Leave a comment:


  • Teeps
    replied
    Originally posted by stinkinlincoln
    I'm sure somebody on this board has been involved in driveline fab. I'm sure I have the welding skill to get them welded together good, I'm sure I have the machine equipment skills to get them put together straight. I'm wondering about balancing, I have found a few companies that make driveline balancing machines, quite expensive. I was also wondering if some techniques existed for balancing without dedicated machines. How important is balance for a front driveshaft on a rock crawling truck anyway, It probably doesn't need to be 10,000 rpm computer super wing ding dang perfect, just close enough. I have heard "just spin it in a lathe with washers strapped to it and move them around till it runs smooth" does this work? Can it work well enough for higher speed applications? Who are good suppliers of slip members and yokes? tube? I know a variety of metals are used to make drivelines. What are ordinary steel drivelines made from?
    Just seamless tube, or some special alloy?
    some guys use screw clamps, change the position of the screw to adjust the balance.

    personally, I need to prevent NVH, by reducing flex, or driveline lash, you reduce oscillation, you reduce vibration and noise.

    Vibration and noise = destry rear end, and transmission

    My stock 1997 Tbird was limited to 105 mph for this reason.
    Change from the stock 3.27 gearing to 4.30's like I have now, and I get first order bending below freeway speeds!!!! Yikes!!!!

    So I had to use an MMC shaft, is both more rigid, and way lighter than steel.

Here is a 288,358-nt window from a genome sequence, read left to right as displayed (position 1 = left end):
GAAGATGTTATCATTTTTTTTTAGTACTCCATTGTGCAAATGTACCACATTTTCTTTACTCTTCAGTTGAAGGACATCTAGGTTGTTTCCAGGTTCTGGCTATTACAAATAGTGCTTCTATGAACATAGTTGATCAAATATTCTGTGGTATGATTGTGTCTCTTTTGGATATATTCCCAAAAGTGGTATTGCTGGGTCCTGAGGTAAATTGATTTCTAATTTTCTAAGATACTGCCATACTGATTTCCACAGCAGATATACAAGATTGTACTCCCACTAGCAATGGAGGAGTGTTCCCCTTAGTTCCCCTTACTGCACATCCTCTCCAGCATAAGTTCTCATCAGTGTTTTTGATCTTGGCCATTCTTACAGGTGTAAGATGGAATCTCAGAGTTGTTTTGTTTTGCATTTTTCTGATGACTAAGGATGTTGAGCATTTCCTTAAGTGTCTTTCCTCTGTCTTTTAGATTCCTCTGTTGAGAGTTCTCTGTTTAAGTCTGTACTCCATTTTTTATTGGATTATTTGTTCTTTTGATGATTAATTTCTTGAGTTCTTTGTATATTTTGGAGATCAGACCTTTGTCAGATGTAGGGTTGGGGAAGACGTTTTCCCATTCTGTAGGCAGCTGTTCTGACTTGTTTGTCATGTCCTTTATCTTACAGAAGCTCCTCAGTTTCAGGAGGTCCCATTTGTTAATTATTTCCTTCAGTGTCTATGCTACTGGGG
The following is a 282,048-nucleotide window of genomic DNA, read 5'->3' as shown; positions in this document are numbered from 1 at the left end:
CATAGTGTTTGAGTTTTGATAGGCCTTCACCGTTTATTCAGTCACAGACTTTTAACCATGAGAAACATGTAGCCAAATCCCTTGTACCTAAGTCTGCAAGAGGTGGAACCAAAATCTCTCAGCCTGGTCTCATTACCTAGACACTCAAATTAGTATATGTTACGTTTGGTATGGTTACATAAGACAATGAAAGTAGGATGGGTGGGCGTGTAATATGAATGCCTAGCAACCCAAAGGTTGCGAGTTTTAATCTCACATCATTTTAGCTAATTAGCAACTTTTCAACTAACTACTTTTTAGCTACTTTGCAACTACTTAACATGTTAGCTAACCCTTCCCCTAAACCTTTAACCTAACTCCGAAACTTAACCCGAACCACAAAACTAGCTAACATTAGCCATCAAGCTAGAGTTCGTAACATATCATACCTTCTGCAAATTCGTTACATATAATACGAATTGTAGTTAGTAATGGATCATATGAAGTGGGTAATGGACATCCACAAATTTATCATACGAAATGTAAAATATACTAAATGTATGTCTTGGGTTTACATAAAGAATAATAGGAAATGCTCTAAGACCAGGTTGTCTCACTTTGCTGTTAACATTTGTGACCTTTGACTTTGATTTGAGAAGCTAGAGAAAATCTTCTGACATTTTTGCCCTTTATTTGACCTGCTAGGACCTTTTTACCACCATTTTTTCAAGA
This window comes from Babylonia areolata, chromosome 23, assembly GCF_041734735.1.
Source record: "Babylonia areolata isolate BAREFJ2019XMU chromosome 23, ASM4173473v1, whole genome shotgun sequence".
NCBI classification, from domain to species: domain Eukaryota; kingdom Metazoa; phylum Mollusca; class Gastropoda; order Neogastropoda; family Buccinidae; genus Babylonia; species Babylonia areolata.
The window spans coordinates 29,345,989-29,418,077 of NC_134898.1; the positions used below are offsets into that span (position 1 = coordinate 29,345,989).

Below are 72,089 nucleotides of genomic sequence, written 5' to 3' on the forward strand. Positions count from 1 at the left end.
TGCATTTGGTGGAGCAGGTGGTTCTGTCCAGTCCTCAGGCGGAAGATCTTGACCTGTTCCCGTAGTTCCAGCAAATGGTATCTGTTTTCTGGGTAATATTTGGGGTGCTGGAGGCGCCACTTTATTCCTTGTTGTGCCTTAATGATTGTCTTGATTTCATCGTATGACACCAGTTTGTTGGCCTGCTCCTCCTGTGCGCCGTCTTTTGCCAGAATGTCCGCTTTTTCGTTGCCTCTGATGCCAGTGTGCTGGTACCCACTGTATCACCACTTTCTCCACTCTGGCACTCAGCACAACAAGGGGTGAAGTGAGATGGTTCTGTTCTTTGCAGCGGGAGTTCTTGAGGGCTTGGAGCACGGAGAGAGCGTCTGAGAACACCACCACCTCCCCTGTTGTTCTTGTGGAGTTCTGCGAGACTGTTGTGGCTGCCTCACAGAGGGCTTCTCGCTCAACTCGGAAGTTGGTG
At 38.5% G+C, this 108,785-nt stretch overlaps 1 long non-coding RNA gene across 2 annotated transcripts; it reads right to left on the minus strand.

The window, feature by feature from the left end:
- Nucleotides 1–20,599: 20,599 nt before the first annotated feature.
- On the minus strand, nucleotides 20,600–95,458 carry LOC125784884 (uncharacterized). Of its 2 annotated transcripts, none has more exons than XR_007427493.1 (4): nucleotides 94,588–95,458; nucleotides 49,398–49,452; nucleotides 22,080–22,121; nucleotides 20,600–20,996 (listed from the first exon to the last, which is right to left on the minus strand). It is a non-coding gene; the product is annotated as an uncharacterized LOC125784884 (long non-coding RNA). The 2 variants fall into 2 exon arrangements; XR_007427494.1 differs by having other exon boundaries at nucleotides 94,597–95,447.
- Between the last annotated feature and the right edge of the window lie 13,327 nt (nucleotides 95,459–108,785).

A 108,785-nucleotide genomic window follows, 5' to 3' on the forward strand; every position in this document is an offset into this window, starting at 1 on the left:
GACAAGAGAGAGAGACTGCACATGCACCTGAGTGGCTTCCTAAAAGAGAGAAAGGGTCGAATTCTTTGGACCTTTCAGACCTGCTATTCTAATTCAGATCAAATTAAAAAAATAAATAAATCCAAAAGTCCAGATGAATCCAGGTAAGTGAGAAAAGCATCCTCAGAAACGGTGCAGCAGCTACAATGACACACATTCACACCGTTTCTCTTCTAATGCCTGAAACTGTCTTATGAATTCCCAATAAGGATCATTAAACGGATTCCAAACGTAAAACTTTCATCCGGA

Metal Matrix Composit, it's a special composite alloy comprised mostly of aluminum.

    You can get them from http://www.dynotechengineering.com/

    They are local to me here in Troy, MI

    Leave a comment:


  • Paul Seaman
    replied
    stinkinlincoln:
    I have done most of this you are refering to, and the real difficult is getting the balance. Yes it has to be balanced, no matter what speed your driving it is still going to spin 4+ times as fast as the axle shaft {my axle ratio is 4.10:1 so the shaft is spinning 4.1 revolutions per one axel shaft revolution}. Vibration is your enemy in regards to longevity, vibration=failure. The last shaft I worked on was made of hardened steel tubing for an f350 on 44" gumbos. We sent it out to have it balanced, Patersons driveline in Indianapolis did the balancing act for I think $75. We reused the yolks and tube crowns from the factory shaft, but I know they are available from Moser and Strange engineering. Use Brute Strength U-joints from Precision they are the best and are Hardened. Precision is available at most parts stores but make sure you ask for the brut strength. If you have exact dimensions I'll find the part number for you just email me [email protected] I also have a source for most of the parts here locally so tell me what you need and I'll check for you.